To understand how copper works, you've got to understand the basics of iridescence in bettas. There are basically two types of iridescence-
iridescence is what you see on most wild type and sometimes pet store fish. They usually have one or two rows of scales that show iridescence, and the branching on the tail is sometimes irid. Looks like this-
Due to selective breeding and cross-breeding lines to wild types, the spread iridescence
was created, which means the scales and fins are completely iridescent. Some bettas with spread iridescence have unmasked heads, others have masked heads. (This refers to the spread of the iridescence around the gill-to-mouth region.) Spread iridescent bettas look like this-
Copper bettas are technically co-dominant. Crossing a copper to a non-metallic blue betta will result in metallic blue offspring, and inbreeding the offspring will result in some copper and some metallic blues. The same goes for masking on a copper betta- unmasked x masked = some with no masks, some with partial masks. Inbreeding the offspring will result in better masking.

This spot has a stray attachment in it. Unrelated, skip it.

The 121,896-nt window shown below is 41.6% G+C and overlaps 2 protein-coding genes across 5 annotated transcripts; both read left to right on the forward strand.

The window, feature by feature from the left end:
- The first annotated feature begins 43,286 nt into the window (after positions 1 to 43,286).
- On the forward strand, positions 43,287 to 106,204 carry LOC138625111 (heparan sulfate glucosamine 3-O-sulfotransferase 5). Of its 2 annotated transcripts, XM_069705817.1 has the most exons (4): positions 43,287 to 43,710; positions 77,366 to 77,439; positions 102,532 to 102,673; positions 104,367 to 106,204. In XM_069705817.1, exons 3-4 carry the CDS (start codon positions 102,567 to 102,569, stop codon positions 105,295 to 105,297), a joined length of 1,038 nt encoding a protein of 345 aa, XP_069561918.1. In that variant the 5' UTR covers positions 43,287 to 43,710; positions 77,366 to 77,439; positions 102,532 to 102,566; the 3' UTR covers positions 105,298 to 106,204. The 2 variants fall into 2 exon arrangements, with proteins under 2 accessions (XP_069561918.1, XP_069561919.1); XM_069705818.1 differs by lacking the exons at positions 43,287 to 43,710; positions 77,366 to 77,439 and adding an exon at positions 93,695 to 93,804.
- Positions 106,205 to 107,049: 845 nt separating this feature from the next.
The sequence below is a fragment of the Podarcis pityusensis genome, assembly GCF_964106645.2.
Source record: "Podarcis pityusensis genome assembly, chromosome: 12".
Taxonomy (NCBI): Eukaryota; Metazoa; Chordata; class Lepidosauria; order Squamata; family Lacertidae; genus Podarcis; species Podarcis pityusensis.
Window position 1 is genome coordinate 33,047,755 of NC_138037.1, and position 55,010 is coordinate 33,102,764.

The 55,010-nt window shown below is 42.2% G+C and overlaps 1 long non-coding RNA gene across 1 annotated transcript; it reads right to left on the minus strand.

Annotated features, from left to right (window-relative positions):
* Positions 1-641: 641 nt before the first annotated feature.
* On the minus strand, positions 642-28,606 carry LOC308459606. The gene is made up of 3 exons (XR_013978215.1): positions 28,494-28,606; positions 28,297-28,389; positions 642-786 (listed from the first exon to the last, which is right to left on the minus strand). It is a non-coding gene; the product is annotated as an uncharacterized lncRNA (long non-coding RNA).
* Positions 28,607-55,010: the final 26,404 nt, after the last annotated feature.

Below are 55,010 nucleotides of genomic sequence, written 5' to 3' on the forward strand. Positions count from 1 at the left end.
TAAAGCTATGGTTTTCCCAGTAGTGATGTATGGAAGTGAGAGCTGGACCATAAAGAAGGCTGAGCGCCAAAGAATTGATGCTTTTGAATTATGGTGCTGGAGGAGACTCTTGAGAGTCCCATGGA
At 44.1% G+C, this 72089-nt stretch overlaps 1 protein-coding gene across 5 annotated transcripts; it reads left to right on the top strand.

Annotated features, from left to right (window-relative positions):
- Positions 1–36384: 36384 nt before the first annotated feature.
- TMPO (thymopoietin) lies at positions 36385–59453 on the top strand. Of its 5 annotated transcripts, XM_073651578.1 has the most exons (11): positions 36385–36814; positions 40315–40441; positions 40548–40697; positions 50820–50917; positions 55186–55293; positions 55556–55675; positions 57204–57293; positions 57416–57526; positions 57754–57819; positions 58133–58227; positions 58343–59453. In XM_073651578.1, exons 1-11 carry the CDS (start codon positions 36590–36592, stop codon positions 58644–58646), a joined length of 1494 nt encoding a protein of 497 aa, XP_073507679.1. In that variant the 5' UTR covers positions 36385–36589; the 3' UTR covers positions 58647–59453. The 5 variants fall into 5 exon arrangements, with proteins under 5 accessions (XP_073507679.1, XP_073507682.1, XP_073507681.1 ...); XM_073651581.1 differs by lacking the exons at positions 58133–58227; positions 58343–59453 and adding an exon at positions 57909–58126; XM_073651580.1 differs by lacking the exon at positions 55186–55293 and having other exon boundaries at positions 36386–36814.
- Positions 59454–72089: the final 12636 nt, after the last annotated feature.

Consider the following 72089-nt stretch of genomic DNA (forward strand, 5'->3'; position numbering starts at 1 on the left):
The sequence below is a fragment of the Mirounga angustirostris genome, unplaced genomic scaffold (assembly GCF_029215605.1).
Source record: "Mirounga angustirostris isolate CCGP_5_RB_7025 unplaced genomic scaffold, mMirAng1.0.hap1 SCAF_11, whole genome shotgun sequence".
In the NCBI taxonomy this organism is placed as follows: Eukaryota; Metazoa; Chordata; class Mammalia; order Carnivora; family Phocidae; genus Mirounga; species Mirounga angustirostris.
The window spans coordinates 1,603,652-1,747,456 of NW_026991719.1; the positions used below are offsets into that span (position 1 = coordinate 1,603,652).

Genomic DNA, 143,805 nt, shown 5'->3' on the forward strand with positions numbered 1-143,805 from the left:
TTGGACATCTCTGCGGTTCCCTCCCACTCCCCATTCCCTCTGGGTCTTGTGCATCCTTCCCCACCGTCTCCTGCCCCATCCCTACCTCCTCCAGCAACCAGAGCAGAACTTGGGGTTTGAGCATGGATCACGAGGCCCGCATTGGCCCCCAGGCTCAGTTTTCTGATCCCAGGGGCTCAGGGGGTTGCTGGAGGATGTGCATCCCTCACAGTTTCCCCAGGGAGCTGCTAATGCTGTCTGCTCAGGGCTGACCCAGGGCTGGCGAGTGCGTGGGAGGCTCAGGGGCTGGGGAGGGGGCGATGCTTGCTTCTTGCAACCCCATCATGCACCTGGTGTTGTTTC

As far as copper x butterfly, look at the example below-
Copper x Blue Butterfly = Metallic Blue (Copper heterozygous), various butterfly patterns on offspring, some without patterning.
Copper x Offspring above = Some copper, some metallic blues, some with various butterfly patterns, some without.
Butterfly is very difficult to breed consistently as it really changes from fish to fish. You may have a fish in one spawn that has the perfect 50/50 color split, while the rest are 70/30, 60/40, etc.